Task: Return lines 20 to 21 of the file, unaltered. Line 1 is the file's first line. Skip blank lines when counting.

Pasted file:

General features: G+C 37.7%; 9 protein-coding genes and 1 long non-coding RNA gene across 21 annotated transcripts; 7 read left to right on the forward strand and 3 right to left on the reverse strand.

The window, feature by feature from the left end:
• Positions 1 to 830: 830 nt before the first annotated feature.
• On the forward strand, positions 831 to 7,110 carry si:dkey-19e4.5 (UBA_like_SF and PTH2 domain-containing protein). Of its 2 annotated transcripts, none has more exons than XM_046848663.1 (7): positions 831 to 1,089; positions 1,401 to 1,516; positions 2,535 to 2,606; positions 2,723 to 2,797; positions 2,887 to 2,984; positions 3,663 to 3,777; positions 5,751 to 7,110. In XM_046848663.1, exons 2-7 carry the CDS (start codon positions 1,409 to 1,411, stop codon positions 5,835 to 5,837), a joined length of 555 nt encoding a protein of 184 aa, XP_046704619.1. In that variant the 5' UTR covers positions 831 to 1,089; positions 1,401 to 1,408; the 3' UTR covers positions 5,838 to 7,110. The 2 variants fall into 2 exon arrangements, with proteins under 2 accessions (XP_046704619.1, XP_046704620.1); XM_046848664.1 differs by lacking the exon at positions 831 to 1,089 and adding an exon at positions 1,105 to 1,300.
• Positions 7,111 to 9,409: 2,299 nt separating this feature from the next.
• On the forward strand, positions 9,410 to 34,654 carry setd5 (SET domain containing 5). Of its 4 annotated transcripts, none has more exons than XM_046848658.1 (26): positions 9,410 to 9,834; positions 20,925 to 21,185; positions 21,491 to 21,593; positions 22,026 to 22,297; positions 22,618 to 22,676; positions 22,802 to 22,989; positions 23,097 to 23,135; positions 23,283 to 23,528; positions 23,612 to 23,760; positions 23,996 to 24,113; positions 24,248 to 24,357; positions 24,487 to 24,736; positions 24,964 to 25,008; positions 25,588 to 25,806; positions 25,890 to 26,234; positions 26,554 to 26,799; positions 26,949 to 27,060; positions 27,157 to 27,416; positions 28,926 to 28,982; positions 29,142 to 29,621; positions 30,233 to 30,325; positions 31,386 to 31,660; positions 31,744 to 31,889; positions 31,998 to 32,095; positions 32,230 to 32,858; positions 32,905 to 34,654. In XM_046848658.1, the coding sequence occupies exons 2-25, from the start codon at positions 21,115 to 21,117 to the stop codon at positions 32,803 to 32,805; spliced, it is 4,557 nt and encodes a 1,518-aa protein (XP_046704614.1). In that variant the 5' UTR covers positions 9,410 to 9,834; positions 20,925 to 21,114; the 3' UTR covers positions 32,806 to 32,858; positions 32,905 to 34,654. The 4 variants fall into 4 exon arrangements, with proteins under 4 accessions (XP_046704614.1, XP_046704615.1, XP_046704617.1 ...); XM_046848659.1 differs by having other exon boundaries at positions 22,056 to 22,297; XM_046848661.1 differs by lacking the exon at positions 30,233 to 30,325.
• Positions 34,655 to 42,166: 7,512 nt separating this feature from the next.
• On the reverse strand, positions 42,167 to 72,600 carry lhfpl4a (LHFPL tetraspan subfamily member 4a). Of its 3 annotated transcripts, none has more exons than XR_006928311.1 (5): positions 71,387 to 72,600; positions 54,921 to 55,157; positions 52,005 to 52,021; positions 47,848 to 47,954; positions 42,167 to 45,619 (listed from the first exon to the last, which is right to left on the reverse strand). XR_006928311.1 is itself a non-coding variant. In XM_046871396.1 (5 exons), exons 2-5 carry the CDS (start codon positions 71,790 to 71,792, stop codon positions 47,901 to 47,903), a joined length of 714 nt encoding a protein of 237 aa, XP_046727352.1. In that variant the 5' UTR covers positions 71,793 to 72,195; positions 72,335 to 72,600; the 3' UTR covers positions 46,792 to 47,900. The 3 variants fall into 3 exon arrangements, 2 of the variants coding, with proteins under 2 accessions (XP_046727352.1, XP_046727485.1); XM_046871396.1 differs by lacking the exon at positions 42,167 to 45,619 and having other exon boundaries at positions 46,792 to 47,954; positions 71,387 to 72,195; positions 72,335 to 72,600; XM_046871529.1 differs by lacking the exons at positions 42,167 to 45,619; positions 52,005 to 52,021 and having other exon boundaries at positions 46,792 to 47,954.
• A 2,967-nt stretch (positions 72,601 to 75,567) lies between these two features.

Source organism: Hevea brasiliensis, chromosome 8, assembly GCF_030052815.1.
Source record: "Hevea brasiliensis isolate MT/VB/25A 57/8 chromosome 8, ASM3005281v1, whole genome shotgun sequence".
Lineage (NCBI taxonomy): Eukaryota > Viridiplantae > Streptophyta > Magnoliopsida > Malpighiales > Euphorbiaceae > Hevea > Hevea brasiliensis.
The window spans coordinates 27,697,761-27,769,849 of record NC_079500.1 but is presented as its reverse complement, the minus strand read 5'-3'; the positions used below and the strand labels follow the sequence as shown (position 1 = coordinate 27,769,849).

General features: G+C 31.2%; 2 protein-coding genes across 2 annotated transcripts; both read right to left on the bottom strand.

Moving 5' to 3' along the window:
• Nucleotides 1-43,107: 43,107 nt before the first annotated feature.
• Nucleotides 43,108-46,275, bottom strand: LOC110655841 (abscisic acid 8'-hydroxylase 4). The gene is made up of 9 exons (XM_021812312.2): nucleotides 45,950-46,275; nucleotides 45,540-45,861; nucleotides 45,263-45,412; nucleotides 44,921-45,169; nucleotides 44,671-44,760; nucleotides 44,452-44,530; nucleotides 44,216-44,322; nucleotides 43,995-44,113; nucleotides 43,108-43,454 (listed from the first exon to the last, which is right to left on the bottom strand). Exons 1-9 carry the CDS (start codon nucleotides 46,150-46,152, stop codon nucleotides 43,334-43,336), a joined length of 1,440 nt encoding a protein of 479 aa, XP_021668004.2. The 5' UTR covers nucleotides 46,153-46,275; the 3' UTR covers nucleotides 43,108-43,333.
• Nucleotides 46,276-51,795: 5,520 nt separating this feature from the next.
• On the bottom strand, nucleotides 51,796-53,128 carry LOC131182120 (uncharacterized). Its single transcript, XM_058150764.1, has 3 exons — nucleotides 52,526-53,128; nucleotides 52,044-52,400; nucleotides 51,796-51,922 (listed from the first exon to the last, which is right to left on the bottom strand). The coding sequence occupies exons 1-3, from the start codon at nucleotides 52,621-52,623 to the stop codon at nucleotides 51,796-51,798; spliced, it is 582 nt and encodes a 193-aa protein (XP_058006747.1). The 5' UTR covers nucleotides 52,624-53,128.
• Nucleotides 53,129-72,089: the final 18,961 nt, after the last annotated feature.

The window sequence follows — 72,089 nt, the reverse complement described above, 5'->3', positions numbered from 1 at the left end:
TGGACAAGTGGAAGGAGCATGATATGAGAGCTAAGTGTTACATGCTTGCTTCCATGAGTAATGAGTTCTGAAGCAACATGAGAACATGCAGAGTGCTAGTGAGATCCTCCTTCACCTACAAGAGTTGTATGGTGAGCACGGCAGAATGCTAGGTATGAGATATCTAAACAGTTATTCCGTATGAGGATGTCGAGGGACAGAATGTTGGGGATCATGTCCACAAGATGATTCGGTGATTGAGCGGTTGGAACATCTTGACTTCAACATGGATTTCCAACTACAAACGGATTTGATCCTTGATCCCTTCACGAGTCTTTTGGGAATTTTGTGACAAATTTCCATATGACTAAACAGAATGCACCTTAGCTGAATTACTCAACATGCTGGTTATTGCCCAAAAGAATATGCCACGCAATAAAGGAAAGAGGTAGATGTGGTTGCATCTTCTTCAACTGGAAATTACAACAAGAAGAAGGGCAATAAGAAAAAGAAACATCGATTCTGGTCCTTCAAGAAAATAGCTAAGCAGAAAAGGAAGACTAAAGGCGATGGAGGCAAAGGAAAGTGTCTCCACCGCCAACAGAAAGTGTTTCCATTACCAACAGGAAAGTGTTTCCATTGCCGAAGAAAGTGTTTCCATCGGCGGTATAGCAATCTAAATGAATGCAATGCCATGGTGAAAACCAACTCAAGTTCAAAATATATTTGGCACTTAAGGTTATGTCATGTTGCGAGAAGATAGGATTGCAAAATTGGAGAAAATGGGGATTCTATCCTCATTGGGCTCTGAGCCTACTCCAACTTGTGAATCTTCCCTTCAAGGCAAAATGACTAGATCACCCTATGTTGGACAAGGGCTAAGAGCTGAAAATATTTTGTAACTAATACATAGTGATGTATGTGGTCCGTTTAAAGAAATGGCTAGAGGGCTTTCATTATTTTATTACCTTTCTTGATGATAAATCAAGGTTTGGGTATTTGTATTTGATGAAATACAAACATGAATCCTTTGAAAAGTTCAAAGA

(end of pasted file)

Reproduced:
• Nucleotides 53,129-72,089: the final 18,961 nt, after the last annotated feature.

The window sequence follows — 72,089 nt, the reverse complement described above, 5'->3', positions numbered from 1 at the left end: